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Sep 9, 2008 3:37 PMPublication: The Southampton Press

Marlin is tipping the scales at town shelter

Sep 9, 2008 3:37 PM

Christine Russell admits that she was skeptical after being told last month that a stray cat that was to be brought to the Southampton Town Animal Shelter in Hampton Bays could not fit into a pet carrier.

However, the shelter’s assistant manager soon realized that she was mistaken after laying her eyes on Marlin, a domestic short-haired feline, for the first time.

“I said, ‘Oh, that’s a big cat!’” Ms. Russell recalled.

When Marlin was brought to the town’s animal shelter on Jackson Avenue, he weighed nearly 29 pounds and was twice the size of a normal housecat. Marlin was obese and, after being checked out by shelter veterinarians, was immediately placed on a diet that entitled him to six ounces of moist food a day. To date, he has lost more than four pounds.

“He gets one can a day,” said Alex Werner, a senior kennel attendant at the town shelter.

Now weighing in at around 24 pounds, Marlin is still the largest cat to ever stay at the town’s animal shelter, according to officials. But that could change in the near future, depending on the results of his diet. “We want to get him to 20 pounds,” Mr. Werner said.

Ms. Russell said the shelter has housed cats weighing as much as 18 pounds in the past, but Marlin is far and away the biggest feline to call the facility home.

When asked how a stray could get so large, Ms. Russell explained that Marlin was most likely a housecat at one point and overfed by his owner. “He had to have been owned,” she said. “There is no way a stray could have gotten this fat.”

According to Ms. Russell, strangers most likely continued to overfeed Marlin after he was abandoned, thinking that they were doing the correct thing. He also had a flea infestation that might have made him too weak to exercise. Marlin has since lost the fleas and has even started an exercise regimen, according to his handlers.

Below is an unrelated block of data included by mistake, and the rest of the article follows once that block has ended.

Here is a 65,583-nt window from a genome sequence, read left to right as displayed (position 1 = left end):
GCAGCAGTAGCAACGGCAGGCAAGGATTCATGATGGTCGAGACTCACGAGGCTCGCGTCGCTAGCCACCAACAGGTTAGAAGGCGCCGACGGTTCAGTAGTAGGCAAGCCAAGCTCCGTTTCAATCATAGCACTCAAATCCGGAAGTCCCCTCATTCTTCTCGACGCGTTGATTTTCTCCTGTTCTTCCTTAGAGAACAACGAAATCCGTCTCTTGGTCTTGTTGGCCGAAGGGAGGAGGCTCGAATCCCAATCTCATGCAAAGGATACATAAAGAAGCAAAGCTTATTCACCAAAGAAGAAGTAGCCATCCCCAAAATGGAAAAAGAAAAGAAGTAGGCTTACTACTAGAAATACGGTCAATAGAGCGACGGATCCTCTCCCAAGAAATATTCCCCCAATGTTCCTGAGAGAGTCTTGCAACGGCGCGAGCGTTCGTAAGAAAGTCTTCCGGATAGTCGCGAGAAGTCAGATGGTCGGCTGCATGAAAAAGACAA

Ms. Russell said the best way to prevent obesity in cats is to make them exercise and tease them with toys. It is also recommended to limit their amount of food. “Don’t overfeed them,” Mr. Werner added.

Although he looks healthy, Marlin’s unusually large size could put him at risk for diabetes and heart problems. Marlin is between 3 and 5 years of age. “It could shorten his lifespan by 12 years,” Ms. Russell said, explaining that most housecats can live between 18 and 22 years.

The extra weight can also be uncomfortable for Marlin. The cat squirmed in Mr. Werner’s arms when he was held for a photo. “He’s uncomfortable when he’s picked up due to his weight,” Mr. Werner said.

Marlin is now staying in a cage, and away from the other cats, due to his diet and because he might draw the unwanted attention of smaller felines. “The other cats will attack him for his size,” Mr. Werner said. “They see him as a challenge.”

If someone were to adopt Marlin, Ms. Russell said that individual would have to anticipate the cat’s needs and be committed to helping him lose weight. They would also have to feed him separately from any other cats.

Marlin is not the first cat to draw attention because of his unusual size. Last month, newspapers began reporting that Prince Chunk, a 10-year-old cat staying in an animal shelter in Voorhees, New Jersey, weighed in at 44 pounds. It was later revealed that the cat weighed closer to 22 pounds.

Prince Chunk was abandoned after his original owner lost her home due to foreclosure; the feline found national fame after an appearance on the “Live with Regis and Kelly” television show and through local media coverage. He has since been adopted by a family.

Today, Marlin can be viewed at the shelter, sitting regally in his cage and dwarfing surrounding felines. “He’s like, ‘Yeah, I know I am the man,’” Ms. Russell said jokingly. He is currently eligible for adoption.

There is no charge to adopt a cat at the shelter through the end of September, and all cats come neutered or spayed, have microchips that track their location, and are vaccinated. To adopt Marlin, or any of the other 170 cats currently housed at the Southampton Town Animal Shelter, call 728-PETS.

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